The magnificent DTX562K comes equipped with all the latest programmes and technology and its response is remarkable. With a wonderfully versatile module, this kit represents incredible value being packed with Yamaha’s ingenuity and high-end hardware, at an extremely reasonable price for what you are getting. This kit is perfect to practice on and learn your trade as well as traveling around and using it for gigs, sampling and recording. All in all this intelligent, compact kit can easily carry you through the start of your drumming journey and much further. In fact, once you have played this, you may never bother with an acoustic set at all.

Pros

  • Incredibly authentic feel, response and sound
  • Great cymbals (inc hi-hat!) with features like muting, choking and swells
  • Sturdy hardware and pads
  • Huge memory and preloaded sounds
Cons

  • None

Roland TD-11KV V-Series

Some of the most expensive gear on this entire website falls into this category and if you have the money to commit to your first set of e-drums then you are in for a treat:

Best Electronic Drum Set For Under $1500
Pads and Stands:  
Module and Features:
Sound: 
Value: 

Roland are widely held as the best electronic drum makers, rivaled only by Yamaha and with this kit you can see why. A perfectly compact life-like set, ideal for any starter with limited space or who values portability. Enhanced with Roland’s SuperNATURAL power module this set does have something quite magical about it in its response and range. With an incredibly realistic playing experience, the 11KV is a great way for a fledgling drummer to start their electric journey, getting the full range of e-functions and programme without compromising on the natural touch.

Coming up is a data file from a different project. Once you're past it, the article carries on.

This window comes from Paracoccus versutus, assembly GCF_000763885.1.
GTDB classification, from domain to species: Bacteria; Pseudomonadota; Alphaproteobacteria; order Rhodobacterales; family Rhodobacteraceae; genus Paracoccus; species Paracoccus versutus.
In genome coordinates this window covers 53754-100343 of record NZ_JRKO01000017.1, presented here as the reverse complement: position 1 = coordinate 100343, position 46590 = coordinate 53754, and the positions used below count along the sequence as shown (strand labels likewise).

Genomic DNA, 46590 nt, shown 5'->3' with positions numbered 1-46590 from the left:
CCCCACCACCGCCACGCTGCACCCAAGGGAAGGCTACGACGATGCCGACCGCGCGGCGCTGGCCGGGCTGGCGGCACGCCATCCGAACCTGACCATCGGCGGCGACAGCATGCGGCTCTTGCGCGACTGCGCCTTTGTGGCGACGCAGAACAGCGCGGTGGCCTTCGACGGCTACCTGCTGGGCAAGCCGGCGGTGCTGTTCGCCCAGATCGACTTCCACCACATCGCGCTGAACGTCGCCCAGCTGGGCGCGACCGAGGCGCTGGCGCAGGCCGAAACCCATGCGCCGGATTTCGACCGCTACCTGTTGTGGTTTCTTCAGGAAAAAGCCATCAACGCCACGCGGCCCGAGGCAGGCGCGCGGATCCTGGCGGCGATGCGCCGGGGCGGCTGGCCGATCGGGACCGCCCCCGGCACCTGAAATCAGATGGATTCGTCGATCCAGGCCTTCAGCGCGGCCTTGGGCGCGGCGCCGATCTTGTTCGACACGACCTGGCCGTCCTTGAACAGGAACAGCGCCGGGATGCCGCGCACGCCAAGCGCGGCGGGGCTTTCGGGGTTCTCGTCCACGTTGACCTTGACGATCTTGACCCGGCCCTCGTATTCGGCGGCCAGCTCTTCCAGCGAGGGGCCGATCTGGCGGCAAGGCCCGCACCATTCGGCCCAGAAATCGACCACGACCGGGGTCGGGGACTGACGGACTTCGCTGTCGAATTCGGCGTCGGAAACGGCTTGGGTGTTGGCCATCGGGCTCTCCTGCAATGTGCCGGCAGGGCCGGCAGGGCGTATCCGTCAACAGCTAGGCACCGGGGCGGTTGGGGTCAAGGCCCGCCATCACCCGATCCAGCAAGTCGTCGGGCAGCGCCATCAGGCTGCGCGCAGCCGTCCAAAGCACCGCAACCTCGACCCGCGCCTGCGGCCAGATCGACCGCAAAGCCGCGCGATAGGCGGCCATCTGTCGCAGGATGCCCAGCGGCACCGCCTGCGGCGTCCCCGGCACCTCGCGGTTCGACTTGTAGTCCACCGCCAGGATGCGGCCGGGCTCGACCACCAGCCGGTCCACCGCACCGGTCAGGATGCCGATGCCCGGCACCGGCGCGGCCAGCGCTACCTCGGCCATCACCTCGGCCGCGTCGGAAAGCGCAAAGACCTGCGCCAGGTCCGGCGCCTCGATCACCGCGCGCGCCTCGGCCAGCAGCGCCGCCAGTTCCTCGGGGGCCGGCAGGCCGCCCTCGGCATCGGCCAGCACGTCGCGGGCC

Pros

  • Superbly realistic and responsive feel
  • Incredible and easy to use onboard functions
  • Authentic pre-loaded sounds
  • Clever in-built coaching system
  • Dual-triggering technology and tri-trigger for hi-hat
Cons

  • Pads are a bit small
  • Hi-hat a bit heavy and not sensitive enough

KAT Percussion KT4 5-Piece Advanced E-Kit

Some of the most expensive gear on this entire website falls into this category and if you have the money to commit to your first set of e-drums then you are in for a treat:

Pads and Stands:  
Module and Features:
Sound: 
Value:   

Coming in at our number 3 spot and the most inexpensive on this list is the KAT Percussion KT4, which granted isn’t a household name like Yamaha or Roland, but has re-staked its claim in the e-kit world since being taken over by Drum Workshop. With the K4 they have produced their most advanced digital drum set and high-performance model to date and it has earned its place up here with the two powerhouses that are Yamaha and Roland. Weighing in with a whopping 5 drum pads and 4 cymbals, KAT haven’t simply gone for quantity over quality, as their tech is here to make a statement. With dual-zone drum pads, a new 8-inch mylar bass drum pad and three-zone cymbal pads they have gone all out to offer a diverse authentic drumming experience at a mid-range price.

Pros

  • 5 x drums, 4 x cymbals and a DW stand for well under $1500
  • Incredible library of high definition professional drum sounds
  • A realistic head response, especially the upgraded kick head
  • Easy to assemble
Cons

  • Hi-hat needs tweaking
  • The module is not as intuitive as competitors
  • Fairly basic design

Best E-Drum Kit for Under $1000 (click for more reviews)

Whilst there are a couple in the top 10 that exceed $1000, if you are starting out with a budget of up to $1000 then you can pretty much be sure that you will be buying a great bit of kit. If you click for more reviews you will get a more extensive list of those available as well as more in-depth reviews:

Roland TD-11K 
Roland TD-11K

Pads and Stands:  
Module and Features:
Sound: 
Value: